This is the second in a two-part series.
In last week's Olive Avenue Confidential, former Burbank mover and shaker Scott Schaffer spoke out publicly for the first time since his 2005 arrest and 13-month prison sentence for mixing drugs and guns with bad decision-making and terrible timing.
Now nearing the end of his criminal probation and tasked with starting a new life under the weight of a felony conviction, Schaffer's reasons for finally speaking his mind aren't all that difficult to understand.
Schaffer, now sober, was no angel, but he argues he wasn't half the villain that investigators made him out to be — and Burbank was so ready to believe — during the frenzied law enforcement response to the gang-related shooting death of Officer Matthew Pavelka, a time when it appears the Burbank Police Department crossed a few lines of its own.
The once civically active former cab company owner was certainly on the wrong side of the law in giving guns to drinking companions who would sell him cocaine, actions he has admitted to, paid dearly for and attributes to a fog of alcohol addiction and depression.
But Schaffer's former friends and acquaintances in Burbank — and most of the town, really — have convicted Schaffer in their minds of far greater crimes than his single federal conviction for using firearms in commission of a felony.
Schaffer still carries the stain of his initial indictment on much more serious charges that he knowingly approached members of the deadly Vineland Boys street gang to trade weapons for drugs and used his cab company to further the gang's arms and narcotics trafficking.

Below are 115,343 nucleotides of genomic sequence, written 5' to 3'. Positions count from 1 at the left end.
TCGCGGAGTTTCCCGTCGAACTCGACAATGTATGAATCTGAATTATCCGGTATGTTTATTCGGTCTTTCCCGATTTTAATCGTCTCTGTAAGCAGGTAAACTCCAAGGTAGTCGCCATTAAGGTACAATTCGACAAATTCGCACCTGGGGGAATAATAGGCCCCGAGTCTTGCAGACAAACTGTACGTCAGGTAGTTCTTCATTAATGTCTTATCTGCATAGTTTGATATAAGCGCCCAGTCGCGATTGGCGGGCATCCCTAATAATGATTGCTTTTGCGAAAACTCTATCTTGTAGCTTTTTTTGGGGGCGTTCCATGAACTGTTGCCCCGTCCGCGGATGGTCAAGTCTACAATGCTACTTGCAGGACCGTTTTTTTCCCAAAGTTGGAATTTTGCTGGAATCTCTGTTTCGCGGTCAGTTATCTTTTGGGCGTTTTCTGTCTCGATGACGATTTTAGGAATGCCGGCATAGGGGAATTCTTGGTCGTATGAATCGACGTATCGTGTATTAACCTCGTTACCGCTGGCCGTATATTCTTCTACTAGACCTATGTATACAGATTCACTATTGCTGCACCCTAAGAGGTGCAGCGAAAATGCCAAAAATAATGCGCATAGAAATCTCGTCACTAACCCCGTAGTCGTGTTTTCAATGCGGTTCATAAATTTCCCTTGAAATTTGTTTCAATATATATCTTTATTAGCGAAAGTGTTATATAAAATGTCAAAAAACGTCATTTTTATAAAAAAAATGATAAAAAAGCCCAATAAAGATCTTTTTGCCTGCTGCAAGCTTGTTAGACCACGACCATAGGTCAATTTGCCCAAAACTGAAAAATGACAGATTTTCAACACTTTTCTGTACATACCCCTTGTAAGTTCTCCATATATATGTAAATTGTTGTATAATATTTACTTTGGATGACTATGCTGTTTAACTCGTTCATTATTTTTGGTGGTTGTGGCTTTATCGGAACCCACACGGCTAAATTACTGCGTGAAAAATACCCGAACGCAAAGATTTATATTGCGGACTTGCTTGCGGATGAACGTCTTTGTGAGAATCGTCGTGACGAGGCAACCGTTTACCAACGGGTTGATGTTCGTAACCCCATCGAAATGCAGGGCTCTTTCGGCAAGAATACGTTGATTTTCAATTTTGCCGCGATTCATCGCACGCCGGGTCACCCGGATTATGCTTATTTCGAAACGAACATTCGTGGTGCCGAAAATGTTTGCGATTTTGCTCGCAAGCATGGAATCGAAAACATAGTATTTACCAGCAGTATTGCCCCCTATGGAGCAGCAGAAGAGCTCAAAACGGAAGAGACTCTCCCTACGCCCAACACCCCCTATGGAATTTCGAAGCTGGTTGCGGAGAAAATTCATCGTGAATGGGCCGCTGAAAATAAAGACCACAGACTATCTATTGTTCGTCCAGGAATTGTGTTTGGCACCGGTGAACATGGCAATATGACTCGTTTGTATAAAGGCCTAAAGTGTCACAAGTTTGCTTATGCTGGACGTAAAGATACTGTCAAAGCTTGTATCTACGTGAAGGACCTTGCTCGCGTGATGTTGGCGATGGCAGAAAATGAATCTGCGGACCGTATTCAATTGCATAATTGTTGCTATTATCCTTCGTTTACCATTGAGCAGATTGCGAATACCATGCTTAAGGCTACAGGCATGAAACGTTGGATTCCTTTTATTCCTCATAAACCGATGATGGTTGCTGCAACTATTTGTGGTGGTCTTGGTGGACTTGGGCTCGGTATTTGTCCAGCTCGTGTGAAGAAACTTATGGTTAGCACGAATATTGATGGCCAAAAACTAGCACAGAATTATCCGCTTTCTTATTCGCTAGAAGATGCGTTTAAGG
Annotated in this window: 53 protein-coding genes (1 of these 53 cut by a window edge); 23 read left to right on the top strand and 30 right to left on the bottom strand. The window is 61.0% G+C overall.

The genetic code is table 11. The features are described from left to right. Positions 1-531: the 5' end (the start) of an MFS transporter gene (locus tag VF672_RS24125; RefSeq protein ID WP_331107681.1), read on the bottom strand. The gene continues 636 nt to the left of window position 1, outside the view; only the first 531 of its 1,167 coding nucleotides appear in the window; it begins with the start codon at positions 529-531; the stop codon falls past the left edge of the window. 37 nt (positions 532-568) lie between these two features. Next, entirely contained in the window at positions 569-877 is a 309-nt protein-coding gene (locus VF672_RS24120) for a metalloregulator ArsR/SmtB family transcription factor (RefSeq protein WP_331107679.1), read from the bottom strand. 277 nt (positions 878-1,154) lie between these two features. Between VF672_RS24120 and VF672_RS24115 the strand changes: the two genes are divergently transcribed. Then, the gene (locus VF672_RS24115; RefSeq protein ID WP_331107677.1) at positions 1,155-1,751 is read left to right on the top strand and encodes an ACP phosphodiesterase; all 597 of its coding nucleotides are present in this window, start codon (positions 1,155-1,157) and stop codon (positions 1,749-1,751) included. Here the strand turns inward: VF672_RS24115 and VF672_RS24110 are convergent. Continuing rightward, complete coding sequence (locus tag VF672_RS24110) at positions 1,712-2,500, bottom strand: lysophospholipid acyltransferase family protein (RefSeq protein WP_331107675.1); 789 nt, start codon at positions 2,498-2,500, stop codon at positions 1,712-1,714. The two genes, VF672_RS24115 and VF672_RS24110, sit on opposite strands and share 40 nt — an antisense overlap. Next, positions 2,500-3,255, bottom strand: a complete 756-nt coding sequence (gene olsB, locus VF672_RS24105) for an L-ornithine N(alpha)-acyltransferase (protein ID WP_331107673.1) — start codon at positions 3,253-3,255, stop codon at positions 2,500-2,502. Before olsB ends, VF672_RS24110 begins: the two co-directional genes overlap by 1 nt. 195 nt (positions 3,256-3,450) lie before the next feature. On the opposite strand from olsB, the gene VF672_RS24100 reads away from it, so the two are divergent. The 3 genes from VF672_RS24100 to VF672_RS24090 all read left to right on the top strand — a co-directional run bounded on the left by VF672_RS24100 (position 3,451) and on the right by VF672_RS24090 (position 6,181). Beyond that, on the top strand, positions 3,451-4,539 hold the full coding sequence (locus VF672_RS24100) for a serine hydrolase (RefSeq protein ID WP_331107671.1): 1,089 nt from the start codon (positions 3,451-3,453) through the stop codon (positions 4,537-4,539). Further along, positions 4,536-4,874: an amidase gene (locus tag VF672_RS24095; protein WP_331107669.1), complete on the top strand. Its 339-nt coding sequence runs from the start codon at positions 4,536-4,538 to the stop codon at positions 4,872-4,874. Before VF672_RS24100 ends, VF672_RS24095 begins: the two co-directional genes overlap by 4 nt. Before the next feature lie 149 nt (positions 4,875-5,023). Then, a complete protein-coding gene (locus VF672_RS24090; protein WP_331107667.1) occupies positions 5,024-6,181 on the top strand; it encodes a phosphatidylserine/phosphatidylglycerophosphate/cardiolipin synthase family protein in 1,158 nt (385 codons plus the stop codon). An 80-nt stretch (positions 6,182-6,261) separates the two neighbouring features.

Though these charges were never argued in court and based largely on the word of secret informants, and considering the fact that none of Schaffer's weapons was publicly connected to a crime, how many of us jumped immediately to the conclusion that Schaffer was no less than an accomplice in the tragic murder of Officer Pavelka?
How many of us stopped to think whether a diabolical criminal mind would have trafficked firearms legally registered in his name, without even reporting them stolen?
While the final word about misconduct inside the Burbank Police Department has yet to drop, should it make a difference now that officers who led the investigation against Schaffer (and interrogated him without an attorney — Schaffer had waived his right) are among those named in the FBI's probe and no longer work there?
Despite the invitation last week for Burbank residents to weigh in on Schaffer's side of the story, I received only one e-mail from a local businessman who wrote he'd met Schaffer briefly on a few occasions and had found him helpful and kind.
Calls Monday to some of Burbank's city officials at that time also failed to elicit public response.
It's clear that Schaffer's name is still toxic around town.
Considering the tongue-lashing given Bob Hope Airport Commissioner and former Burbank Police Department Lt. Don Brown over a letter he sent to the court on Schaffer's behalf prior to sentencing, I shouldn't have been surprised.
But Schaffer's case and that of former Mayor Stacey Murphy — his girlfriend at the time and also implicated in drug use — deserve a second thought.
Just as few in town had heard of the Vineland Boys before Pavelka's death, hardly anyone dared imagine two years ago that police misconduct might become an issue in our modern Mayberry.
Burbank seems slow to consider potential problems until they blow up, but then quick to throw those involved — politicians, residents or police — under the public opinion bus.